TURKEY'S MAGICAL HIDEAWAYS
May 22 - June 7, 2009
Very Condensed History of Turkey
More than 70% of the population lives in urban areas that juxtapose Western lifestyles with more traditional ways of life. The earliest known inhabitants were the Hittites. The Hittites kingdom (Asia Minor) was conquered by the Assyrians, then Greeks, and then Romans. Asia Minor became a Roman colony around 100 BC. From the 4th through much of the 11th centuries, Asia Minor was the heart of the Byzantine, or Eastern Roman, Empire. In 330 AD, the city of Byzantium became Constantinople when Roman emperor Constantine made it his capital and converted to Christianity. In the 11th century AD, Seljuk Turks invaded Asia Minor from Central Asia bringing the new faith of Islam with them. They endured 7 brutal crusades in a holy war started by the Pope. At the end of the 13th century, Ottoman Turks built an empire that eventually stretched into Eastern Europe. After its capture in 1453, Constantinople became Istanbul, capitol of the Ottoman Empire. By the late 1600s, the Turks started losing much of their empire. In response to Greek occupation of Izmir in 1919, Mustafa Kemal, later known as Kemal Ataturk, led a successful fight against Italians, French, and Greeks, and Turkey became an independent republic in 1923 with Ataturk as its first president. The Republic of Turkey has a population of over 70 million people and is officially secular since 1924. About 99% of the population is Muslim. Most Turkish Muslims follow the Sunni traditions of Islam. Turkish citizens with a Kurdish ethnic identity are about 15% of the population. The Turkish Army is taking bold action against the terrorists of the PKK (Kurdistan Workers Party) in the mountains of northern Iraq. There are Kurds that want a separate state (perhaps 1 in 3), and Kurds that just want better lives. Kurds are far more integrated into Turkish society than is the case in Iraq. A political and economic solution is needed. Turkey is a candidate for entry into the European Union and has been a member of NATO since 1952.
Istanbul is a city of close to 12 million people, partly in Europe and partly in Asia. Its geography is defined
by the famous waterways of the Sea of Marmara, the Bosphorus Strait, and the Golden Horn. The Sea of Marmara
lies to the south (upper part of this photo), the Strait divides the European and Asian sections of the city and
forms the route from Marmara to the Black Sea. The Golden Horn divides European Istanbul into the modern
Beyoglu section to the north and the old Stamboul (Eski Istanbul) to the south. The Galata Bridge, seen in this photo,
was built over the Golden Horn and connects the old European section with the modern European side. Seraglio Point,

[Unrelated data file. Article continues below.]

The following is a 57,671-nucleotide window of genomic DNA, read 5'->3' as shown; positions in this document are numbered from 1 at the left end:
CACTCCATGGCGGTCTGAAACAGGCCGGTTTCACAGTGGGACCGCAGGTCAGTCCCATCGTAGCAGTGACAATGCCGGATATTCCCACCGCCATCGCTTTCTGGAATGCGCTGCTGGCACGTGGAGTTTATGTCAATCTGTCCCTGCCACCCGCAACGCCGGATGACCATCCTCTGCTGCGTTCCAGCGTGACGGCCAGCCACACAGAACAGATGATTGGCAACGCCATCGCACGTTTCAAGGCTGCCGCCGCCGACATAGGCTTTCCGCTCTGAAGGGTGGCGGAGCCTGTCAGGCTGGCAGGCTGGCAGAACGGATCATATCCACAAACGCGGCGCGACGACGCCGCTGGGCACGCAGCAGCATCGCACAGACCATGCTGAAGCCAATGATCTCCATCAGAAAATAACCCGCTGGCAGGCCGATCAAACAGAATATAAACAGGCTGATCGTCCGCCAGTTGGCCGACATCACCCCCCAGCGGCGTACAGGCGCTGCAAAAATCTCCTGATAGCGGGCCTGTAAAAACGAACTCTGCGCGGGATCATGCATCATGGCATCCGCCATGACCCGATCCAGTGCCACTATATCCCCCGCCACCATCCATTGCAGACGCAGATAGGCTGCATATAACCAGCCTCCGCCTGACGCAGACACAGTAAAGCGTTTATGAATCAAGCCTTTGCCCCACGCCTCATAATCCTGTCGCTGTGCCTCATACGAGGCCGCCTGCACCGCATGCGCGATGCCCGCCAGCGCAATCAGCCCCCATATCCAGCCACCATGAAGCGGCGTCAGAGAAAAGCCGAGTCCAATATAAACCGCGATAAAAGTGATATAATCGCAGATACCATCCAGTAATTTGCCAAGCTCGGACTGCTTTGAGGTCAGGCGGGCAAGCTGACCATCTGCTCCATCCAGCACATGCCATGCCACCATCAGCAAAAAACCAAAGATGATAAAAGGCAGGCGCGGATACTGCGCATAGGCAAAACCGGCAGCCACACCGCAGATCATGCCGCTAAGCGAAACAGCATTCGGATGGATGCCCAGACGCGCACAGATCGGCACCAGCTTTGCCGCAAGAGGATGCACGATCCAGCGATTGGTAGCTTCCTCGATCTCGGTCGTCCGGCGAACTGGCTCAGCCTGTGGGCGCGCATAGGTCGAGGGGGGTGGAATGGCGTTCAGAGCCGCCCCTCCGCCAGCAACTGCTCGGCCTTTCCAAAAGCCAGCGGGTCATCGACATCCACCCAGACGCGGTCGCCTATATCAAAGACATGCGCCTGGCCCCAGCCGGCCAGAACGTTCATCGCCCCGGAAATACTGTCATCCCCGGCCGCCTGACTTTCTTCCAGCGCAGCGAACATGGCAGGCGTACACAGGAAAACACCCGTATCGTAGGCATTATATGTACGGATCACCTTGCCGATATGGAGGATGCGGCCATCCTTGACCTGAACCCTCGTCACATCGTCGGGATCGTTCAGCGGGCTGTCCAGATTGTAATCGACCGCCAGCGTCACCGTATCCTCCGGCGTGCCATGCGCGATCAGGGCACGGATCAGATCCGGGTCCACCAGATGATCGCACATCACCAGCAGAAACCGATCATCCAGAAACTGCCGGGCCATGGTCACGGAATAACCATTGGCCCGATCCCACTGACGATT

in the middle of photo, is at the point where the 3 waterways join. The Topkapi Palace, home of the Ottoman sultans
for centuries, is in the wooded area at Seraglio Point.
The first evening in Istanbul we had dinner at the Panoramic Restaurant and enjoyed views of Istanbul at sunset.
Shown here is Hagia Sophia (St. Sophia) in old Istanbul, which is 1400 years old. It was a Christian church
until the conquest of Constantinople in 1453 when Mehmet the Conqueror claimed it for Islam.
It was a mosque until 1934 when Ataturk made it a museum to avoid fighting over it between Christians and Muslims.
Istanbul at sunset
Hagia Sophia lit up at night
The Blue Mosque, Ahmed Sultan Mosque, at night - takes its name from the extensive blue tile work inside.
Blue Mosque in the daytime. The Blue Mosque was commissioned by Sultan Ahmet I as a rival
to Hagia Sophia and designed by famous architect Mehmet Aga. Construction began in 1609 and took seven years.
The original six minarets caused quite a scandal, as the Haram Mosque in Mecca (the holiest in the world)
also had six minarets. In the end, the problem was solved by adding a seventh minaret to Mecca's mosque.
The other striking feature of the exterior is the beautifully arranged cascade of domes
that seem to spill down from the great central dome.
Like people do everywhere, Turkish citizens taking a group photo to commemorate their visit to a famous
spot, the Blue Mosque. Jeans are popular in Turkey, too.
A fascinated child looks at his photo that has just been taken by a Western tourist.
Part of the main dome of the Blue Mosque
For the celebration of his circumcision ritual, a boy is dressed in the satin uniform of a sergeant major.
His parents throw a lavish celebration. In line with Islamic tradition, Turkish boys are often circumcised
between the ages of 7 and 10.
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